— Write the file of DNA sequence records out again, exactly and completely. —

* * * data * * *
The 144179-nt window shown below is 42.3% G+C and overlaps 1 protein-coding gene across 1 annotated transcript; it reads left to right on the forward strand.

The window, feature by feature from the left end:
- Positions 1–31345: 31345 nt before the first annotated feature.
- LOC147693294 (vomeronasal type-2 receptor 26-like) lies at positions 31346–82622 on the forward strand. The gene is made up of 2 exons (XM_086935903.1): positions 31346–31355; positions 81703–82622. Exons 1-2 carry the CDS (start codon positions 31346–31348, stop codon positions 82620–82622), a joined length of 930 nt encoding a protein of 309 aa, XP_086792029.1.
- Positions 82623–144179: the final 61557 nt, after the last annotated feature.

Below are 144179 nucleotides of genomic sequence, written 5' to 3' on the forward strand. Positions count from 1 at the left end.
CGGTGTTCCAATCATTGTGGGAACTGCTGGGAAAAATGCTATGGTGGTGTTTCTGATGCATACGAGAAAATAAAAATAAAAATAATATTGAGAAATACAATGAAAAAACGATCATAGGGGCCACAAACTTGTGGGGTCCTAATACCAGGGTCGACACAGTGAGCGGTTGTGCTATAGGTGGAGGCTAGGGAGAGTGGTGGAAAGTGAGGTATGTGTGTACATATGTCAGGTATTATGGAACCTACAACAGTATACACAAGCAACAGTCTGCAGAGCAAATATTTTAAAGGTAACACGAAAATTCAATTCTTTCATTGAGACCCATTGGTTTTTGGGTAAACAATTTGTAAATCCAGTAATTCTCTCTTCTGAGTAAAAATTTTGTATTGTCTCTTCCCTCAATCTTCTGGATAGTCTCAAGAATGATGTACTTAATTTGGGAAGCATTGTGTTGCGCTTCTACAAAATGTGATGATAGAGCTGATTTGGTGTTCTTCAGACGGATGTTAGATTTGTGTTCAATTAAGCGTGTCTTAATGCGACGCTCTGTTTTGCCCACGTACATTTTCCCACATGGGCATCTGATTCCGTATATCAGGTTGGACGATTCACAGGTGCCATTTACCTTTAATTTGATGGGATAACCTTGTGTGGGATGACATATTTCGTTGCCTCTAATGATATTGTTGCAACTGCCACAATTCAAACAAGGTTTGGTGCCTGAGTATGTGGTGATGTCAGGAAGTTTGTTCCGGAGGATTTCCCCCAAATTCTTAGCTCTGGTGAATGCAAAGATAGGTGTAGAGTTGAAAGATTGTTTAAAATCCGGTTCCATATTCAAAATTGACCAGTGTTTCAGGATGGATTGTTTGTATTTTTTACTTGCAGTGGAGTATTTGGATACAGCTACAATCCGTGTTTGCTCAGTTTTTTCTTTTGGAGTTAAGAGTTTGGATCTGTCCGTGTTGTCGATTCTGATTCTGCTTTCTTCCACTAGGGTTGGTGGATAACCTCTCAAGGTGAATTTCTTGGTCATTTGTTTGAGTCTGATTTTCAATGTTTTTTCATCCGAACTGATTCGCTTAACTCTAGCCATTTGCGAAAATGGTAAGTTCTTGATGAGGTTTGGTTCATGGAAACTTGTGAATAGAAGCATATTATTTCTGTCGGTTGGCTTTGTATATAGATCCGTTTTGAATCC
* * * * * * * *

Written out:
The 144179-nt window shown below is 42.3% G+C and overlaps 1 protein-coding gene across 1 annotated transcript; it reads left to right on the forward strand.

The window, feature by feature from the left end:
- Positions 1–31345: 31345 nt before the first annotated feature.
- LOC147693294 (vomeronasal type-2 receptor 26-like) lies at positions 31346–82622 on the forward strand. The gene is made up of 2 exons (XM_086935903.1): positions 31346–31355; positions 81703–82622. Exons 1-2 carry the CDS (start codon positions 31346–31348, stop codon positions 82620–82622), a joined length of 930 nt encoding a protein of 309 aa, XP_086792029.1.
- Positions 82623–144179: the final 61557 nt, after the last annotated feature.

Below are 144179 nucleotides of genomic sequence, written 5' to 3' on the forward strand. Positions count from 1 at the left end.
CGGTGTTCCAATCATTGTGGGAACTGCTGGGAAAAATGCTATGGTGGTGTTTCTGATGCATACGAGAAAATAAAAATAAAAATAATATTGAGAAATACAATGAAAAAACGATCATAGGGGCCACAAACTTGTGGGGTCCTAATACCAGGGTCGACACAGTGAGCGGTTGTGCTATAGGTGGAGGCTAGGGAGAGTGGTGGAAAGTGAGGTATGTGTGTACATATGTCAGGTATTATGGAACCTACAACAGTATACACAAGCAACAGTCTGCAGAGCAAATATTTTAAAGGTAACACGAAAATTCAATTCTTTCATTGAGACCCATTGGTTTTTGGGTAAACAATTTGTAAATCCAGTAATTCTCTCTTCTGAGTAAAAATTTTGTATTGTCTCTTCCCTCAATCTTCTGGATAGTCTCAAGAATGATGTACTTAATTTGGGAAGCATTGTGTTGCGCTTCTACAAAATGTGATGATAGAGCTGATTTGGTGTTCTTCAGACGGATGTTAGATTTGTGTTCAATTAAGCGTGTCTTAATGCGACGCTCTGTTTTGCCCACGTACATTTTCCCACATGGGCATCTGATTCCGTATATCAGGTTGGACGATTCACAGGTGCCATTTACCTTTAATTTGATGGGATAACCTTGTGTGGGATGACATATTTCGTTGCCTCTAATGATATTGTTGCAACTGCCACAATTCAAACAAGGTTTGGTGCCTGAGTATGTGGTGATGTCAGGAAGTTTGTTCCGGAGGATTTCCCCCAAATTCTTAGCTCTGGTGAATGCAAAGATAGGTGTAGAGTTGAAAGATTGTTTAAAATCCGGTTCCATATTCAAAATTGACCAGTGTTTCAGGATGGATTGTTTGTATTTTTTACTTGCAGTGGAGTATTTGGATACAGCTACAATCCGTGTTTGCTCAGTTTTTTCTTTTGGAGTTAAGAGTTTGGATCTGTCCGTGTTGTCGATTCTGATTCTGCTTTCTTCCACTAGGGTTGGTGGATAACCTCTCAAGGTGAATTTCTTGGTCATTTGTTTGAGTCTGATTTTCAATGTTTTTTCATCCGAACTGATTCGCTTAACTCTAGCCATTTGCGAAAATGGTAAGTTCTTGATGAGGTTTGGTTCATGGAAACTTGTGAATAGAAGCATATTATTTCTGTCGGTTGGCTTTGTATATAGATCCGTTTTGAATCC